Friday, August 29, 2008

Things That Have Happened in My Lifetime




My summer reading has filled me with sorrow at how harsh the world can be and makes me more disgusted with myself for the attention I pay to my own bourgeois concerns. I’m not sure how I ended up on the brutality summer reading tour. It culminated this weekend with an outstanding George Packer article in the New Yorker about a visit to Burma. I learned it is uncool to say “Myanmar” because this name is the anointment of the military dictatorship of what Transparency International reports is the second most corrupt country in the world, second to Somalia. I am feeling beaten down and trivial by a lot of what I’ve read over the last few months and my attempts to form here some sort of cogent response have dogged me for most of the summer. I am still feeling bruised by the stories of Africa from Say You’re One of Them by Uwen Akpan but I have always been curious about Burma and took on the Packer article which indeed, was salt on my wounded heart.

The Burmese government doesn’t even do lip service to providing services to citizens and is shockingly upfront about existing only to enrich the personal coffers of high ranking regime cronies. The ruling junta doesn’t give a rat’s ass about the world’s condemnation and it doesn’t hurt that the two most populous nations in the world, China and India are competing there for its oil resources. In a nation where the government has displayed nothing but indifference for its citizenry for decades, the saga of the recent cyclone was utterly gut wrenching and burned more permanent images of human suffering to my psyche, adding to the ones I’d recently acquired thanks to Father Akpan of Nigeria. As brutal as the Jesuit’s stories were, they affirmed the existence of a loving God and the absence of consciousness that must be heaven.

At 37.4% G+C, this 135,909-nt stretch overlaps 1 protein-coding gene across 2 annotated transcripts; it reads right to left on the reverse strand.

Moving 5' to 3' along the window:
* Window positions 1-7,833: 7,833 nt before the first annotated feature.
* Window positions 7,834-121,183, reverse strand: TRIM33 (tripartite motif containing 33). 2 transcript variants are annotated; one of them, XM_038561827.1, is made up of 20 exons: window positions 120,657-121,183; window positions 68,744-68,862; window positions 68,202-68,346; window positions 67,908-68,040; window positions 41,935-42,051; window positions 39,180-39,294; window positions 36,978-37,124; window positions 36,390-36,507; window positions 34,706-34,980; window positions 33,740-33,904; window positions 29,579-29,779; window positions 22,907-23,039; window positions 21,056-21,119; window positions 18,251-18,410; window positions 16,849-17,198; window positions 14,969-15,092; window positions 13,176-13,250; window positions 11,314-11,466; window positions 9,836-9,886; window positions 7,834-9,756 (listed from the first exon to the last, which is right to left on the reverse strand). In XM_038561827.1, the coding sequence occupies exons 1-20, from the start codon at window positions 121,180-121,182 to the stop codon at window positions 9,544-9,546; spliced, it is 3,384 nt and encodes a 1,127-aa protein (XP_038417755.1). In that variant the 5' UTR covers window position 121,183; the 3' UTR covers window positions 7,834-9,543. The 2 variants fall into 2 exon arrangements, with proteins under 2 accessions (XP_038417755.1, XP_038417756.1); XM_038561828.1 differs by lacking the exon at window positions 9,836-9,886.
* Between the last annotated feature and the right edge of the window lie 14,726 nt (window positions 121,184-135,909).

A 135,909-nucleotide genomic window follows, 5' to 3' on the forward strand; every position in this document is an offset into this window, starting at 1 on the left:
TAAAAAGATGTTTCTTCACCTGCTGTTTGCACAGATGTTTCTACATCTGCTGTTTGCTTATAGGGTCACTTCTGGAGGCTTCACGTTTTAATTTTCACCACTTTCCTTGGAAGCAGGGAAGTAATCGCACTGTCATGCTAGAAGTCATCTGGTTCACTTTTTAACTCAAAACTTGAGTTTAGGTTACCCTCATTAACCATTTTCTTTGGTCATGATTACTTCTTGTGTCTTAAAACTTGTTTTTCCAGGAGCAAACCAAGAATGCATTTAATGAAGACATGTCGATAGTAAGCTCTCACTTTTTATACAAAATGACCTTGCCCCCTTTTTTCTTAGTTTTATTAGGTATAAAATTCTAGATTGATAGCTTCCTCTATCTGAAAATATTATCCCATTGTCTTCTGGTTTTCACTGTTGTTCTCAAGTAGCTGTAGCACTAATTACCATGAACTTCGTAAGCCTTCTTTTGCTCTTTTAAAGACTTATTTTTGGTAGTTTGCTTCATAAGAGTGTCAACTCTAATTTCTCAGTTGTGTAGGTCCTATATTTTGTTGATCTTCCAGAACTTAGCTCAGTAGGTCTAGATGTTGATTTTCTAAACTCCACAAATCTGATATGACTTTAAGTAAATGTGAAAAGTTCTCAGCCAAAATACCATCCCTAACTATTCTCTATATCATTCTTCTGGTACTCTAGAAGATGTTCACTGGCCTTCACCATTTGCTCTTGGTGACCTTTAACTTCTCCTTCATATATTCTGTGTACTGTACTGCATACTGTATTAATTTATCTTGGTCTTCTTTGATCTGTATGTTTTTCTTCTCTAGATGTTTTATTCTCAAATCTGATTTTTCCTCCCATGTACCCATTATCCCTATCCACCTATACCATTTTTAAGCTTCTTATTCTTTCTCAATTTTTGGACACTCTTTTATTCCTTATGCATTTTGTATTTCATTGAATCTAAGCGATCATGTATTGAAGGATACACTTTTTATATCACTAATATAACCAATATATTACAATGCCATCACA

George Packer is not a priest. A former Peace Corps worker, he has traveled to, and courageously documented some of the most terrifying and violent and destitute places on the planet. He recounts the Burmese government’s refusal of foreign assistance and complete indifference to the cyclone that killed nearly 150,000 and left hundreds of thousands of others in unimaginably dire circumstances. The Burmese, including a number of former political prisoners Packer interviewed, have no faith whatsoever that the junta will ever act towards improving the lives of the citizenry. Their choice not to believe in the possibility of the dictatorship’s demise, in the going beyond that, remarkably, frees the Burmese of cynicism. Cyclone relief was primarily a matter of Burmese individuals coming to the aid (sometimes thwarted, or worse, by the government) of their neighbors. With China and India throwing in their moola it seems unnecessary for Burma to be bowed much by international pressure. I pray Burma’s freedom but I am inspired by the goodness and transcendental dignity that springs from her peoples’ resignation and in spite of their suffering.